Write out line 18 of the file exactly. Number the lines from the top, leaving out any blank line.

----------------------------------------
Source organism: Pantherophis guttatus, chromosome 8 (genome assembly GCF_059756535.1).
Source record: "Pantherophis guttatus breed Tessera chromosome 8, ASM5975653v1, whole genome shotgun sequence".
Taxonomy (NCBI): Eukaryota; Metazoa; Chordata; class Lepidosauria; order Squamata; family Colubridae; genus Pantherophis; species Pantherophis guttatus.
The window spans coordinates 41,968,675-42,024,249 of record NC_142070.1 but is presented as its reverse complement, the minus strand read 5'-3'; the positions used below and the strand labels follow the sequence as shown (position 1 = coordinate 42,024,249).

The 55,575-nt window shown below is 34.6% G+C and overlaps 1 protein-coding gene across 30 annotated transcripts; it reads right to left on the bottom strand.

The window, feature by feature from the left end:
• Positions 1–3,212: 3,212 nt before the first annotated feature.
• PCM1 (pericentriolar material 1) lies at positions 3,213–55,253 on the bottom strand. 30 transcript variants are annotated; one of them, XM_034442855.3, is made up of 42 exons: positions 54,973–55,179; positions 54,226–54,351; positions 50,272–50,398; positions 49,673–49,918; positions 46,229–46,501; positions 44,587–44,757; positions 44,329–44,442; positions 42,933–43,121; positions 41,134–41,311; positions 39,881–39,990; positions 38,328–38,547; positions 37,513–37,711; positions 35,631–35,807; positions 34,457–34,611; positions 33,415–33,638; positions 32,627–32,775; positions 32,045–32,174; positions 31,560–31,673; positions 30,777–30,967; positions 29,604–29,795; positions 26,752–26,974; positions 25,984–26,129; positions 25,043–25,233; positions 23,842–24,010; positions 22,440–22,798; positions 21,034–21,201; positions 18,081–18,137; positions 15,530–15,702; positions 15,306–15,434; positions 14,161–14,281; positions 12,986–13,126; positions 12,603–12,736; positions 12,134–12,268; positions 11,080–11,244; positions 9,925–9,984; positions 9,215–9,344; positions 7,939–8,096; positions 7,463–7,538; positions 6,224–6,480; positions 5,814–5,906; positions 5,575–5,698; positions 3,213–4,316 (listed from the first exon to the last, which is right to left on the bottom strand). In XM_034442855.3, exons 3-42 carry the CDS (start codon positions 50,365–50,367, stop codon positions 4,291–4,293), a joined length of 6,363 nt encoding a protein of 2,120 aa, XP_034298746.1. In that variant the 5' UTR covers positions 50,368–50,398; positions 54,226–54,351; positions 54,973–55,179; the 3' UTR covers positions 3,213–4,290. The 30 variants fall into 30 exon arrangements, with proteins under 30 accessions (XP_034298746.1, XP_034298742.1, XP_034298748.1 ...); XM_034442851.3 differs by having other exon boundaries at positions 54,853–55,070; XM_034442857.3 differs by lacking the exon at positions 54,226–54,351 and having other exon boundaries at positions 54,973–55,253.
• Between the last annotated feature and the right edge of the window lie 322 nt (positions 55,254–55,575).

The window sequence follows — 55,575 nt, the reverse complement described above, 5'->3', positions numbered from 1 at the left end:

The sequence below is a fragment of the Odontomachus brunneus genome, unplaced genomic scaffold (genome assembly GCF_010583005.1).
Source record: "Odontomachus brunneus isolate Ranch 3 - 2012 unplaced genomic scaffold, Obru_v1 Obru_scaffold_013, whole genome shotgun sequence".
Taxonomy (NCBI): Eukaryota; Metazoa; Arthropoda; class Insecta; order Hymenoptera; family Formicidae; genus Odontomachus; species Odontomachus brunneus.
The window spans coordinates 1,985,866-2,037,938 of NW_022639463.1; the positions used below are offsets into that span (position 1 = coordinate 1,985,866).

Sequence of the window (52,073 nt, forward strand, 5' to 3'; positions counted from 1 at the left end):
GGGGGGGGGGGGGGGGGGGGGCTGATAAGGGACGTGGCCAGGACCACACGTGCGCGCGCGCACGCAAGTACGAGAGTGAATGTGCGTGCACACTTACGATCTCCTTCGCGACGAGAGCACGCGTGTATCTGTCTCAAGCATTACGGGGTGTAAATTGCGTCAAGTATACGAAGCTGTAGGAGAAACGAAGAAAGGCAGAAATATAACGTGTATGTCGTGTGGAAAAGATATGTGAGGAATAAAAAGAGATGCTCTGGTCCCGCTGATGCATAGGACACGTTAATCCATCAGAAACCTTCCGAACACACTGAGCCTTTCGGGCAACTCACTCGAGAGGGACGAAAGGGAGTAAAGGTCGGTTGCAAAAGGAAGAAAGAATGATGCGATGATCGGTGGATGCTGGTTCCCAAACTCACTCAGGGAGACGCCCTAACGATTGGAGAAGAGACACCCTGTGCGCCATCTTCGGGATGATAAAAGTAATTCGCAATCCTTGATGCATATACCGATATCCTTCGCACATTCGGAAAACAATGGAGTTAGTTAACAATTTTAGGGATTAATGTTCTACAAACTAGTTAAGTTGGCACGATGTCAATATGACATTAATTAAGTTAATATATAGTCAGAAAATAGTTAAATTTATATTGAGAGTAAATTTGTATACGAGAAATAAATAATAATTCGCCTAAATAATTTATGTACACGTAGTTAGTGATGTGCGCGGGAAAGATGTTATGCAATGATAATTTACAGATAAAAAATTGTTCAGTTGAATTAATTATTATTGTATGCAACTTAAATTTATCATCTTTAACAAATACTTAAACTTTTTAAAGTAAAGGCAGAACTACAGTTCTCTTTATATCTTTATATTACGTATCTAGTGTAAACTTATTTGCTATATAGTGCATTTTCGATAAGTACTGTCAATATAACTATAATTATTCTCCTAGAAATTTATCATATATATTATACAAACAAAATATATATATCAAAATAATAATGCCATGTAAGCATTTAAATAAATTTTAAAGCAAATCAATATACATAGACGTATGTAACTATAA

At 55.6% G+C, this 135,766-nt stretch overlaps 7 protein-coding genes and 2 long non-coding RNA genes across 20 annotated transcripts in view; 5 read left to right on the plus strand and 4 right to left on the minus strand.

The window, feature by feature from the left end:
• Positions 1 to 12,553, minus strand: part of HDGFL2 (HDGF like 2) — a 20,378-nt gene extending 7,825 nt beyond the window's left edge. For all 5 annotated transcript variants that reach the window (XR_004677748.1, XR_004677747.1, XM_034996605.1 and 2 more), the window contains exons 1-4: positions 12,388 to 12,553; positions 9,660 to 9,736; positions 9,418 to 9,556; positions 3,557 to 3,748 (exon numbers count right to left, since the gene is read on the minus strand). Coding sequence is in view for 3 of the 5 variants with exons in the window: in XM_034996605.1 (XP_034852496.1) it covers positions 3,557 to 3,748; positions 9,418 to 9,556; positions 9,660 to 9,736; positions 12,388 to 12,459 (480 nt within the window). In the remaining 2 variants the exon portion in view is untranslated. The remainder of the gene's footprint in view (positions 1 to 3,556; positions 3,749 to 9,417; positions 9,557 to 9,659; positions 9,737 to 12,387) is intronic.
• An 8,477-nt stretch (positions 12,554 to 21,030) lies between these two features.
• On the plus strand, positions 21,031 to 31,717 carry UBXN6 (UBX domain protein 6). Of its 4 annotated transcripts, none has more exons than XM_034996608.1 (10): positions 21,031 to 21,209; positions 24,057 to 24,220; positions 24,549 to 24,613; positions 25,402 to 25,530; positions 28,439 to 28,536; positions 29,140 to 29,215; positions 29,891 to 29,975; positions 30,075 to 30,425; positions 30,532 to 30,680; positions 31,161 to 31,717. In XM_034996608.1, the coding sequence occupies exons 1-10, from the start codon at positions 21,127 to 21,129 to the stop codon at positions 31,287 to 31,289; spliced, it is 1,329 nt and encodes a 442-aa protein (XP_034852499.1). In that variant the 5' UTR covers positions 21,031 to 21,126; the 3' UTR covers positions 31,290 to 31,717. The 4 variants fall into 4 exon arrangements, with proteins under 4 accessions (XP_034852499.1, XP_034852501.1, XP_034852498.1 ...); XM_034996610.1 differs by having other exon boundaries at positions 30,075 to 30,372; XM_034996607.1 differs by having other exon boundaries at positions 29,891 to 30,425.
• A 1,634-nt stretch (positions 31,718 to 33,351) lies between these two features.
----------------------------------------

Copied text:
The window, feature by feature from the left end: